Nickels and dimes

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As tuition goes up, the reasons for it become blurry

by John Cameron, Editor-In-Chief

For students at the University of Regina, the costs just keep rising.

After the provincial tuition freeze lapsed in 2009, students saw an average increase of approximately three per cent on their fees; this year, the increase is closer to five. As well, fees for international students will actually go from 2.6 times the domestic tuition rate to three times the rate. Students at the Faculty of Business Administration will find that their fees have gone up by an additional ten dollars per credit hour.

At first look, these increases might seem like a surprise – after all, the provincial government boosted the operating grant for the university this year by 3.3 per cent, as well as a separate $980,000 earmarked exclusively for the U of R’s distance learning program.

But, according to Barb Pollock, the vice-president of external affairs at the U of R, this increase wasn’t enough to match the university’s rising costs. Factors over which the U of R administration “has no control,” she said, put the school in a tight spot financially, and the board of governors had to figure out a way to meet the university’s budgetary needs.

The way Pollock explains it, devising the budget for the U of R is something of a gamble. The board of governors estimates the university’s place in the provincial budget and then submits their request for an operating grant. If their request is only partially approved, they’re forced to turn to other options. This year, the operating grant fell short of the requested nine percent. As a result, the Board of Directors looked over several possible ways to address the shortfall, eventually settling on a plan that included a tuition increase to cover the money not received from the government.

Pollock cautioned, however, that this was not a lightly-made choice.

“We know that nobody wants to have students bear the brunt of us not having enough money for operating. There’s no question.”

The only student member of the board of governors, Students’ Union president Kyle Addison, agreed. He voted against the measures that would result in a five per cent increase because, as URSU vice-president of external affairs Kaitlyn Barber explained, “the five per cent should not be on the shoulders of the students.”

But the URSU president is only one vote on the board. When the board of governors made their decision this year, Addison’s vote was in the minority, leaving the Students’ Union without many options.

“Once the budget is passed [by] the board of governors, the budget’s passed,” Barber said. “It’s decided. We can voice our opinion that we think a five per cent tuition increase is unreasonable for students, which we’ve done. But in terms of recourse, we can work harder this year to hopefully … make sure that students aren’t facing these similar situations over and over and over again, which is not something anybody wants to see, particularly the Students’ Union."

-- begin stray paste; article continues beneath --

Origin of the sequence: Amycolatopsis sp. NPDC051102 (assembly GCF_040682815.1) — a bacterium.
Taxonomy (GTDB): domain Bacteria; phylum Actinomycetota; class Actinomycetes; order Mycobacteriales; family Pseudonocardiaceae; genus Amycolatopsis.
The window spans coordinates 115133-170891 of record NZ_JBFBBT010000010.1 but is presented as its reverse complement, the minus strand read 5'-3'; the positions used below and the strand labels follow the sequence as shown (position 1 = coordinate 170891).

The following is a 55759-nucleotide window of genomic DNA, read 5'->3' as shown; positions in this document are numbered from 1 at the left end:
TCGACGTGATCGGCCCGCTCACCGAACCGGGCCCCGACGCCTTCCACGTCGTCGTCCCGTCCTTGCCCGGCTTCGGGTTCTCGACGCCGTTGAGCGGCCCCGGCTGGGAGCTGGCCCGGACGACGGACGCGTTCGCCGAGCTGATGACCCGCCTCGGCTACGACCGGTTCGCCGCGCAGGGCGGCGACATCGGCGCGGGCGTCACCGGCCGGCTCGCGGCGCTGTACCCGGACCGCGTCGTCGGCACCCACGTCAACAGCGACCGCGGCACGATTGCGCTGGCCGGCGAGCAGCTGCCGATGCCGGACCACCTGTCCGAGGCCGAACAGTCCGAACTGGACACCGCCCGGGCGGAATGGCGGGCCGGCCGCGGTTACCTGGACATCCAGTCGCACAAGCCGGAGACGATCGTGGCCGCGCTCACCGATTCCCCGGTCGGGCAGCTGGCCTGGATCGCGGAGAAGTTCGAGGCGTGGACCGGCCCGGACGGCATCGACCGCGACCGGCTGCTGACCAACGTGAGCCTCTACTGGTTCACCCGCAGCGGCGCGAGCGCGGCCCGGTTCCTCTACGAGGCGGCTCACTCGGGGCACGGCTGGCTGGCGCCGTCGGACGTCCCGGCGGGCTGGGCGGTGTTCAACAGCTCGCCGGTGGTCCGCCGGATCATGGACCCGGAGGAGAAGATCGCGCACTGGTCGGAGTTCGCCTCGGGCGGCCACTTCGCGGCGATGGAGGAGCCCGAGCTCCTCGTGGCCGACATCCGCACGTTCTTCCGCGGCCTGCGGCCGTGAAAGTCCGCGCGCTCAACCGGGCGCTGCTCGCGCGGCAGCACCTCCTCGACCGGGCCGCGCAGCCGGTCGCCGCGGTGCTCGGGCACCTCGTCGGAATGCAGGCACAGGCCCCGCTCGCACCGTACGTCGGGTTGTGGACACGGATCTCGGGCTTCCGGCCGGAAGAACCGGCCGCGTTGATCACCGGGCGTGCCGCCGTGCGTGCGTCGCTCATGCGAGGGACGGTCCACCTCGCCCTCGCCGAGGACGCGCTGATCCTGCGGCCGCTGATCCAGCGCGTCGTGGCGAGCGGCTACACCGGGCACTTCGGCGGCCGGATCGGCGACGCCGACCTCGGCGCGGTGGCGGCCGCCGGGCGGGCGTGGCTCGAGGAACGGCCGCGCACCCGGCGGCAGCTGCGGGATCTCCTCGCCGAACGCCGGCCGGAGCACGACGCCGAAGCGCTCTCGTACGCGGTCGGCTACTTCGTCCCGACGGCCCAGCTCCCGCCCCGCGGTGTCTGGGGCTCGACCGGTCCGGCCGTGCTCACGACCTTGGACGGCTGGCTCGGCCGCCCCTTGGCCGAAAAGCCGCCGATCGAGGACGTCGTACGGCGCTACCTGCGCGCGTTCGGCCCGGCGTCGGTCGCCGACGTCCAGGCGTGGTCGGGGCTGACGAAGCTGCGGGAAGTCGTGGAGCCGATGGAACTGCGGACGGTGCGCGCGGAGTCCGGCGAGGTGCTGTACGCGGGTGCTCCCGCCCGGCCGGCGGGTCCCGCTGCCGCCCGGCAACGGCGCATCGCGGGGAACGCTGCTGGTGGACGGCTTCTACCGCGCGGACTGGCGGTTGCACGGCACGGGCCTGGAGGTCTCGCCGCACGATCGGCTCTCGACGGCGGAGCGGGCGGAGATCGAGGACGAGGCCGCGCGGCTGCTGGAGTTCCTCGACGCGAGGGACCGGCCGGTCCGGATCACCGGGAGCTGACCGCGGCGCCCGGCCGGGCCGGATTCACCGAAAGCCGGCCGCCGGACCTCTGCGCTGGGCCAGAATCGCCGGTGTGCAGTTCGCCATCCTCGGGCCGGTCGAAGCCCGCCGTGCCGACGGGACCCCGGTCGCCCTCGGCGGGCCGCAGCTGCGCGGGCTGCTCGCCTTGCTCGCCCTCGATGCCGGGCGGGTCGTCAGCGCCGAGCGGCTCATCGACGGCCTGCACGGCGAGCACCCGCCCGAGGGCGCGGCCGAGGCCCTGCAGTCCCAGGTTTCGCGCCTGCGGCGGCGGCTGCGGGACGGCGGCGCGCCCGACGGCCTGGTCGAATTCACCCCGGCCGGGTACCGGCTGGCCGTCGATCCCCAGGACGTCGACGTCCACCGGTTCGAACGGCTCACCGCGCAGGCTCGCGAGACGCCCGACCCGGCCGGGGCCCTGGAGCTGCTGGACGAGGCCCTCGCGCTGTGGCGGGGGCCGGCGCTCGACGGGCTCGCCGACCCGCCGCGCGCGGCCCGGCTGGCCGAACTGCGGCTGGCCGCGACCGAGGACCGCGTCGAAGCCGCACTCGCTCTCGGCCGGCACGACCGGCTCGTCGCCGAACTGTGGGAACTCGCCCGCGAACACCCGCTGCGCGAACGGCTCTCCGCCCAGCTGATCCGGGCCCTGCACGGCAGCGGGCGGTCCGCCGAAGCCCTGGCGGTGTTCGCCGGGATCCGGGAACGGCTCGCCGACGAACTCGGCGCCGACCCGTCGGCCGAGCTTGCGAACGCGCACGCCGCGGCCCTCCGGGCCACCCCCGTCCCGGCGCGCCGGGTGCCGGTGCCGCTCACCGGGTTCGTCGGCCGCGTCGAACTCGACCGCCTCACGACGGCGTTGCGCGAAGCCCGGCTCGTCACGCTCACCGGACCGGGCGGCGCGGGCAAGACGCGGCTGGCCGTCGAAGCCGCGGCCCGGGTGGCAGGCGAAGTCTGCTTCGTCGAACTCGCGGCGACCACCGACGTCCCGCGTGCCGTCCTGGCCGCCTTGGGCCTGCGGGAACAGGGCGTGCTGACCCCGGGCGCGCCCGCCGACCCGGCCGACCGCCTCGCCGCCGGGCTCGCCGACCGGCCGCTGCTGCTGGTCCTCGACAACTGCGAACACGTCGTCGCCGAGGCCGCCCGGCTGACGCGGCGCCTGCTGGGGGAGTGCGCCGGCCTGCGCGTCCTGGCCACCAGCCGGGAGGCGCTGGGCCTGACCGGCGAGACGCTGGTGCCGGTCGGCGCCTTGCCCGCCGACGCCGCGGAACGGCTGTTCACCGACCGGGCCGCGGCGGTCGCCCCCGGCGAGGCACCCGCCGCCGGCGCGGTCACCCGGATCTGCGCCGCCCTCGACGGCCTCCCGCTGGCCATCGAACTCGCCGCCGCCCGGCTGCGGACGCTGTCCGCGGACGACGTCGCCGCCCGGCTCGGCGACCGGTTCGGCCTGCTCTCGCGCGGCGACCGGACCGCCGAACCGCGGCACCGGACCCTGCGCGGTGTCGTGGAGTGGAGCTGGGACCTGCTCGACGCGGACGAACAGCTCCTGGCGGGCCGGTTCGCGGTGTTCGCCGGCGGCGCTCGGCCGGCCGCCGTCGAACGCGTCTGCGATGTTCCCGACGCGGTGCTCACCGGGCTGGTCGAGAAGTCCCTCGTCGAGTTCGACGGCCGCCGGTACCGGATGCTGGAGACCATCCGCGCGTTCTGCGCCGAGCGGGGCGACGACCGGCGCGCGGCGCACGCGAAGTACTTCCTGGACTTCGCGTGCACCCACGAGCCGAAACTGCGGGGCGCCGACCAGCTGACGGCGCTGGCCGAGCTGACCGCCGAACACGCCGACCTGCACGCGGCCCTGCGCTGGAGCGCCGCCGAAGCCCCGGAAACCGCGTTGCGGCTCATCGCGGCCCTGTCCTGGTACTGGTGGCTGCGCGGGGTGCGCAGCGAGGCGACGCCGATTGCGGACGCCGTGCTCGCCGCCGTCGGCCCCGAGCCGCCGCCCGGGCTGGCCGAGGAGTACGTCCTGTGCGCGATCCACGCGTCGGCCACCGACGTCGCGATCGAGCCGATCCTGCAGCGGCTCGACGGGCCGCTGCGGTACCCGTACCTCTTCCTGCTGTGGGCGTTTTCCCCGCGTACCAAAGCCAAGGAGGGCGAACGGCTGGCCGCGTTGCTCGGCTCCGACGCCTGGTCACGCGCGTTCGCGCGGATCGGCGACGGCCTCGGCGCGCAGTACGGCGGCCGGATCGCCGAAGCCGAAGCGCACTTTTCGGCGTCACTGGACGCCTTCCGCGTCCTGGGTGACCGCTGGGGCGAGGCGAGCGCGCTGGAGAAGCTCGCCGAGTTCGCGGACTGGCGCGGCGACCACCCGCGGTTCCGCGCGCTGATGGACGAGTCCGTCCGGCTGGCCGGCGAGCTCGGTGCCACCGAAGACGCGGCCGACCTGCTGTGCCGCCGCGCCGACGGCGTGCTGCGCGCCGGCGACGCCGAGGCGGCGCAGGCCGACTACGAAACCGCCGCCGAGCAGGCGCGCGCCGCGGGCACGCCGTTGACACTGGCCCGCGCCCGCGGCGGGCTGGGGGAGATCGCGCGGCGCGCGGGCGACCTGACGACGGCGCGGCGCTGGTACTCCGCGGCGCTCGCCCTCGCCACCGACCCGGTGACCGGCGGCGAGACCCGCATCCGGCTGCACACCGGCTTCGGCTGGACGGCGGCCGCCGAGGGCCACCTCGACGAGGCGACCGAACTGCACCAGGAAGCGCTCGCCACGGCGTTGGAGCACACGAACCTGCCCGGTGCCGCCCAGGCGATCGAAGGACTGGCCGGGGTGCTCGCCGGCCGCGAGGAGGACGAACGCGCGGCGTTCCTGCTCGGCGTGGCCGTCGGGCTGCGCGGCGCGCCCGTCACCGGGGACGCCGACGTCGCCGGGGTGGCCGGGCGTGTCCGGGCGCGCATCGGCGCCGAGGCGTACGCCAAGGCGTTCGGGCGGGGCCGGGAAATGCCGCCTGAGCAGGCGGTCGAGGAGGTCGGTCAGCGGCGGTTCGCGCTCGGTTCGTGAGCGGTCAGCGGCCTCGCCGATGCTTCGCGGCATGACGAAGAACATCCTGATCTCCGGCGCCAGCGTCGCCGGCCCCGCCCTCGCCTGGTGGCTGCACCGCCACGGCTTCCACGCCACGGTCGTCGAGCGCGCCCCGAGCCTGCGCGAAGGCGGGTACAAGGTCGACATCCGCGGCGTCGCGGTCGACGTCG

While the Students’ Union is putting some of that increased effort toward lobbying the federal government for things like a more grant-based policy, the bulk of its provincial lobbying is in tandem with the Saskatchewan Students’ Coalition (SSC), a five-school coalition of post-secondary institutions from across the province. The SSC aims to have Saskatchewan students’ unions work together rather than independently lobby for the same issues at cross-purposes to one another.

One of the issues on their agenda is tuition. They plan to address it with the Tuition Management Strategy (TMS), a program intended to help students manage their finances in the face of fluctuating tuition costs. From year to year, Barber explained, the challenges that students face when planning their finances are mounting, making it difficult not only to predict how much they’re going to wind up spending, but also how they’re going to prepare for those expenses. The formal framework of the TMS is yet to be completed, but Barber stated that the first draft would be prepared sometime in the next few weeks.

 

The students’ unions themselves face similar challenges when it comes to tuition fees, and have to confront the same details – or lack thereof – when determining how to help their students cope with increased costs. Part of what makes it such a tough issue to deal with is the complexity of funding process for universities.

Financing for post-secondary institutions goes through several stages: first, the federal government assigns transfer payments earmarked for post-secondary education to the provinces. Then, the universities submit requests for operating grant increases. Finally, the government reviews that request and determines what the operating grant increase is, if there is one at all. With a process this long, it becomes difficult to pinpoint the reasoning behind the funds, making an abstract issue even harder to follow.

For example, the only traceable reason for turning down the U of R’s request for a nine per cent budget increase may be rooted in Saskatchewan Party policy. In 2005, Sask. Party MLA Ken Chevelaydoff told students lobbying for a tuition freeze that, if his government was elected, they would seek to grant universities in the province five per cent annual operating grant increases and to tie tuition increases to the rate of inflation plus two per cent.

However, Advanced Education Minister Rob Norris was unavailable for comment as of press time, and neither Barb Pollock nor Kaitlyn Barber knew of any correlation between Cheveldayoff’s numbers and this year’s budget. The questions raised by Cheveldayoff’s words and the government’s subsequent short-term actions remain unanswered.

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